Chronobiology and Insulin Glargine
SOURCE: Porcellati F, et al. Diabetes Care 2015;38:503-512.
The “Indications” labeling for insulin glargine (Lantus) simply says, “Administer subcutaneously once daily at any time of day, but at the same time every day.” Some patients and clinicians prefer morning administration, some prefer evenings, and some even prefer twice-daily injections, although the latter is clearly off-label. The important question is, then, does it make any difference when you give insulin glargine, or is it just personal preference?
The pharmacokinetics and pharmacodynamics of insulin glargine were studied in 10 subjects with type 2 diabetes who had already been receiving insulin glargine as part of their therapeutic regimen. Subjects were randomized in a crossover design to dose insulin glargine at either 10:00 a.m. or 10:00 p.m., with dose optimization attained during a 2-week run-in period to achieve fasting blood glucose (FBG) ? 100 mg/dL without experiencing nocturnal hypoglycemia (glucose < 72 mg/dL).
Several interesting results were noted. First, the actual dose needed for optimization of FBG was slightly greater when glargine was administered at 10:00 a.m. than 10:00 p.m. Second, morning administration of glargine had less glucagon-suppression effect in the second half of the 24-hr cycle than evening administration had in the second half of its 24-hr cycle. Evening administration also limited lipolysis more than morning, resulting in lower levels of plasma fatty acids.
The differences between morning and evening glargine administration demonstrated here are quite modest, but do suggest that overall, evening administration may be superior in reference to some dysregulations seen in type 2 diabetes such as glucagon and fatty acids.
Dual Add-on Therapy for Type 2 Diabetes When Metformin is Not Enough
SOURCE: Rosenstock J, et al. Diabetes Care 2015;38:376-383.
The current (2015) American Diabetes Association (ADA) guidance for progression of treatment when A1c goals are not attained with metformin imply stepwise initiation of additional monotherapies. But would it make sense to consider dual add-on?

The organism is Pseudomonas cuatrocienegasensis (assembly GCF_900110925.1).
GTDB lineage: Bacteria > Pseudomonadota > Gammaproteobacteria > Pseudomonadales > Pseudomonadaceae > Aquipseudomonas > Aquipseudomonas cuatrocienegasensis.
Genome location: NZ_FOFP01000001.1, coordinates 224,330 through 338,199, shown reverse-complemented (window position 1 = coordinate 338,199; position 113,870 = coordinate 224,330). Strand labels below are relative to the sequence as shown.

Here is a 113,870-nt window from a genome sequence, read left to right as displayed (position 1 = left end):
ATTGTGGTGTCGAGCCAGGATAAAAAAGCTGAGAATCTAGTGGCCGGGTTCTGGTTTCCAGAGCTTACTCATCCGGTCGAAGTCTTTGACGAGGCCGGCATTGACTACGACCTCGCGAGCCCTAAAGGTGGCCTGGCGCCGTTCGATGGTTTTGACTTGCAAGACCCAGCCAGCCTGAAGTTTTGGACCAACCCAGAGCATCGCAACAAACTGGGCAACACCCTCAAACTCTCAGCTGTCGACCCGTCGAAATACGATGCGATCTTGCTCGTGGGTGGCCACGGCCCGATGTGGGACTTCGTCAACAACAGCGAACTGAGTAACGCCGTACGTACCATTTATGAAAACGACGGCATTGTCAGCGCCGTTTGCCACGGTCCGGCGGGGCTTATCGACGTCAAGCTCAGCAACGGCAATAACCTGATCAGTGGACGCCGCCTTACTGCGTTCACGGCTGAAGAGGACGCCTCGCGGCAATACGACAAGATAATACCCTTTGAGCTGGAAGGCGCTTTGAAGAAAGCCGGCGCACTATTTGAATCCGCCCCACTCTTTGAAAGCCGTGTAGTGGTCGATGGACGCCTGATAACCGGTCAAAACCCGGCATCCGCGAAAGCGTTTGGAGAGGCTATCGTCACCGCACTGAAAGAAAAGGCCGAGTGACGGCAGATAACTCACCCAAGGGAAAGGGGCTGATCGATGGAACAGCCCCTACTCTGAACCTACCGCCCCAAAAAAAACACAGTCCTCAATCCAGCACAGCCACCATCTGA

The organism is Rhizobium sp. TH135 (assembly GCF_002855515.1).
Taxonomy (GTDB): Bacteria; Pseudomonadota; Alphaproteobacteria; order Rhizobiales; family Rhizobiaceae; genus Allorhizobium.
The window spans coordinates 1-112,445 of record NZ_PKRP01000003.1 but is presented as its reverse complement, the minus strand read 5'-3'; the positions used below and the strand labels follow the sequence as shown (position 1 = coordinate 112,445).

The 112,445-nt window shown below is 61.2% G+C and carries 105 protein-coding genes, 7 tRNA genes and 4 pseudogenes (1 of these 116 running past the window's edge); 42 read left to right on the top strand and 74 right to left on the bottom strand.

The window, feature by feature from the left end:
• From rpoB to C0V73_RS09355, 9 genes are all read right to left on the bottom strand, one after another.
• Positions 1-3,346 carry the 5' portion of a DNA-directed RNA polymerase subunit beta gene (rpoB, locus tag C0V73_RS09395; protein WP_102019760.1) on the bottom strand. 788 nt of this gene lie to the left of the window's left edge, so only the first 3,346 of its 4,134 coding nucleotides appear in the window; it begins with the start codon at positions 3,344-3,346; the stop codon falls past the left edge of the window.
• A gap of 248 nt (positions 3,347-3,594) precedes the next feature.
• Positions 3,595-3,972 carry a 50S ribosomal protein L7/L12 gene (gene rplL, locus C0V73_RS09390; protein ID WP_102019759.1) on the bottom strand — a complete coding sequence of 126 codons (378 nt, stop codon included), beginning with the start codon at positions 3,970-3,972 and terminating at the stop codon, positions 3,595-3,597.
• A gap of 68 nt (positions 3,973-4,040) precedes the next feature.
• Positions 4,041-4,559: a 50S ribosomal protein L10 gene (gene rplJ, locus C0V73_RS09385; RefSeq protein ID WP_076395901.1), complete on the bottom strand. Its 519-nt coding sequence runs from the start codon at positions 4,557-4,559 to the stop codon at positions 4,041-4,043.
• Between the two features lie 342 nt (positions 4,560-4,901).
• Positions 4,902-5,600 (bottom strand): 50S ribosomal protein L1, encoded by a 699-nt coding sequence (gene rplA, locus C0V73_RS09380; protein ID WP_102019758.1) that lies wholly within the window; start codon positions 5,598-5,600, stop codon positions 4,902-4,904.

Rosenstock et al studied patients with type 2 diabetes (T2DM) whose A1c was 8.9% at baseline on monotherapy with metformin. Subjects were randomized to add either a DPP4 inhibitor (saxagliptin), an SGLT2 inhibitor (Dapagliflozin), or both and were followed for 24 weeks.
All three regimens were successful to reduce A1c from baseline, and it probably comes as no surprise that the addition of two drugs (DPP4 inhibitor AND SGLT2 inhibitor) to metformin outperformed the addition of either monotherapy. The addition of an SGLT2 to metformin demonstrated substantially better A1c reductions than the addition of a DPP4 inhibitor (-0.9% vs -0.59%), but the three-drug combination was far more effective, providing a -1.5% A1c reduction.
The simultaneous addition of two drugs to metformin monotherapy is probably an uncommon step for clinicians, who are more accustomed to progressive monotherapeutic step advancements. The fact that there were no episodes of major hypoglycemia during the 6 months of the trial is reassuring that similar therapeutic steps may be safely taken in practice settings where patients continue to have an elevated A1c on metformin. Because of the very potent A1c reduction, however, it is equally important to select patients with a sufficiently elevated A1c on metformin (at least 8.9%) so that the addition of dual add-on treatment does not lead to problematic hypoglycemia.
Might Long-term Dual Antiplatelet Therapy Be Better? Not
SOURCE: Elmariah S, et al. Lancet2014;385:792-798.
Risk reduction provided by dual antiplatelet therapy (DAT) in the short-term interval (3-12 months) after coronary stenting is well established, and published guidelines provide consistent advice about appropriate duration of such therapy. In essentially every large randomized trial that has compared DAT to monotherapy, bleeding risks go up to a sufficient level that it counterbalances any risk reduction in reference to cardiovascular events. Indeed, two major mega-trials comparing DAT to monotherapy in stable patients with established vascular disease failed to demonstrate beneficial reduction in stroke (the MATCH trial) or stable coronary disease (the CHARISMA trial), but did find more bleeding risk.
Elmariah et al performed a meta-analtsis of randomized controlled trials employing DAT post coronary stenting to compare “short duration therapy” (i.e., 6 months or less) or aspirin alone with longer treatment.
Based on data from 14 clinical trials (n = 69,644), they found no evidence of improved outcome associated with longer duration treatment. While this may appear disappointing, one rationale for the investigation was the finding in the large DAPT Study (Dual Antiplatelet Therapy Study, n = 11,648) that non-cardiovascular deaths were actually increased if DAT was extended beyond 12 months, which was not confirmed in the meta-analysis.